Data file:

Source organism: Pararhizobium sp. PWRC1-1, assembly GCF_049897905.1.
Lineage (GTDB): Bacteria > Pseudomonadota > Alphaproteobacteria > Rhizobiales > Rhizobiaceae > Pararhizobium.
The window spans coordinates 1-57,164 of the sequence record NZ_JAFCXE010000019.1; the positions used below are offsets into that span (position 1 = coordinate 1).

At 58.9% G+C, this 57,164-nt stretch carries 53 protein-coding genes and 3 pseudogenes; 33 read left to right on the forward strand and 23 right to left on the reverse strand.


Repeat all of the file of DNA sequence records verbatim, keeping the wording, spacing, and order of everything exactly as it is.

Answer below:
Source organism: Pararhizobium sp. PWRC1-1, assembly GCF_049897905.1.
Lineage (GTDB): Bacteria > Pseudomonadota > Alphaproteobacteria > Rhizobiales > Rhizobiaceae > Pararhizobium.
The window spans coordinates 1-57,164 of the sequence record NZ_JAFCXE010000019.1; the positions used below are offsets into that span (position 1 = coordinate 1).

At 58.9% G+C, this 57,164-nt stretch carries 53 protein-coding genes and 3 pseudogenes; 33 read left to right on the forward strand and 23 right to left on the reverse strand.